By Zac Ellis
February 08, 2014

Jermaine Sanders (15) and Cincinnati abruptly lost their momentum after losing to SMU. (LM Otero/AP)Jermaine Sanders (15) and No. 7 Cincinnati abruptly lost their momentum after losing to SMU. (LM Otero/AP)

If anyone questioned SMU's 12-0 home record prior to Saturday night, those concerns are now gone. The Mustangs clinched lucky No. 13 in emphatic fashion.

SMU's 76-55 upset of No. 7 Cincinnati in Dallas showed a Mustangs club that could be dangerous at the end of the season.

Likewise, the win showed a Bearcats squad that can become shell-shocked amid an unpleasant mixture of atmosphere and great defense. But more importantly, SMU's first victory over a top-10 team since 1987 proved coach Larry Brown's team could boast serious upset potential come NCAA tournament time.

Much of Cincinnati's troubles against SMU came as a result of preventable miscues, especially in the second half. The Bearcats emerged from the halftime locker room facing a 38-24 hole on the road. Many expected coach Mick Cronin to have whipped his team into shape during intermission, but Cincinnati appeared just as flustered in the final 20 minutes as in the first 20 minutes.

The missteps were plentiful. After a Cincinnati score at the 14-minute mark, SMU launched a full-court inbounds pass over Cincy's defense that resulted in a dunk by Markus Kennedy. Later, after forcing a Mustangs turnover, the Bearcats had the ball stripped and recovered by SMU's Sterling Brown before Cincinnati fouled Brown on the ground. Even after the Bearcats cut SMU's 18-point lead in half with under 10 to play, the Mustangs responded with an 11-0 run of their own.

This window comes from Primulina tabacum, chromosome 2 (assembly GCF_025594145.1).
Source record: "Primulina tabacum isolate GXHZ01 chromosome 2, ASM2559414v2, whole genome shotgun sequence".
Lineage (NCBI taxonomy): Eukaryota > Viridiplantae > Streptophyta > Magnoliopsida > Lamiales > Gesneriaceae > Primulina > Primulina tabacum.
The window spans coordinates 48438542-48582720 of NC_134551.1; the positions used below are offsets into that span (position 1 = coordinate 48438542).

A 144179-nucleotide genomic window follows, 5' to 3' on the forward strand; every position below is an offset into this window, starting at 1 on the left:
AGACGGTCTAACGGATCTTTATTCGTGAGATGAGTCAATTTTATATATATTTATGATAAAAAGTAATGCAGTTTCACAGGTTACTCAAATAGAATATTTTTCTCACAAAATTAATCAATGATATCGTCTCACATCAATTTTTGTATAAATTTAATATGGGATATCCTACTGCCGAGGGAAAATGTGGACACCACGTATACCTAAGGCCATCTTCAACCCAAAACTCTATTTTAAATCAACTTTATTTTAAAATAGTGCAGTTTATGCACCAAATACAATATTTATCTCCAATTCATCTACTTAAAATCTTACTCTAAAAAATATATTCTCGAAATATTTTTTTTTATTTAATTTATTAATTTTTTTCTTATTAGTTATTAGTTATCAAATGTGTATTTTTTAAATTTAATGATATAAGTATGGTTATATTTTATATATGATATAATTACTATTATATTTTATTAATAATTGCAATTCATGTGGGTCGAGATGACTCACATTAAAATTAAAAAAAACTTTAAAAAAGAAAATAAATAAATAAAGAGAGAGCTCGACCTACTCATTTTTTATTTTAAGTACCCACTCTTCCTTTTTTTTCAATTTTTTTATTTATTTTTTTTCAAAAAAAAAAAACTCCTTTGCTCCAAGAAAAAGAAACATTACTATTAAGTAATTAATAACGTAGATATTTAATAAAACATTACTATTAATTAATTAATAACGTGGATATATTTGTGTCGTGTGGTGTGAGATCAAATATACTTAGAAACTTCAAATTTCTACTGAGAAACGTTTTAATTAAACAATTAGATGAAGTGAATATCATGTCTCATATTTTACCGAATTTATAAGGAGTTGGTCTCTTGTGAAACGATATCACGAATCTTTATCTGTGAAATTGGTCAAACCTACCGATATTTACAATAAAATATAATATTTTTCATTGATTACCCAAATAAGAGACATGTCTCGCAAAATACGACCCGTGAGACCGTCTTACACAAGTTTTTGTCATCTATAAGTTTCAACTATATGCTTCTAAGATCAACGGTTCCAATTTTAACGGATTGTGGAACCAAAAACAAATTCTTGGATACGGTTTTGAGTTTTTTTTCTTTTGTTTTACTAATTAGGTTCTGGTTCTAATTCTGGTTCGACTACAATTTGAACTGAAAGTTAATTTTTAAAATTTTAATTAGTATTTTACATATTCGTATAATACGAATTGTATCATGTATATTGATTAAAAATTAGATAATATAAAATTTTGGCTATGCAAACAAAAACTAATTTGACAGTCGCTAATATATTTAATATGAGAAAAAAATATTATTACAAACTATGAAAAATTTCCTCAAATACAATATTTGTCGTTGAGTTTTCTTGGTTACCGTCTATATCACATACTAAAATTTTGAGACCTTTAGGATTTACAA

Frustration defined the Bearcats for much of the night on Saturday, and SMU's defense deserved the credit. These were the AAC's top two defensive teams entering this week, but it was Cronin's squad that turned the ball over 19 times compared to only 17 made field goals against SMU. It was Cincinnati that shot 4-of-24 from three-point land Saturday. Meanwhile, four Mustangs scored in double figures as the Bearcats allowed 76 points on 54-percent shooting.

Despite the SMU student section chanting "Na-na-na-na, good-bye" on Saturday, all is not lost for the Bearcats. Cincinnati entered the night atop the AAC with an 11-0 conference record, and it remains in the lead after Saturday. But SMU's win pushes the Mustangs to an 8-3 conference mark, just behind Louisville and Cincinnati. Maybe SMU's shot in the AAC is still far-fetched. After all, the Bearcats won 15 straight prior to Saturday night and still boast one of the country's best defenses.

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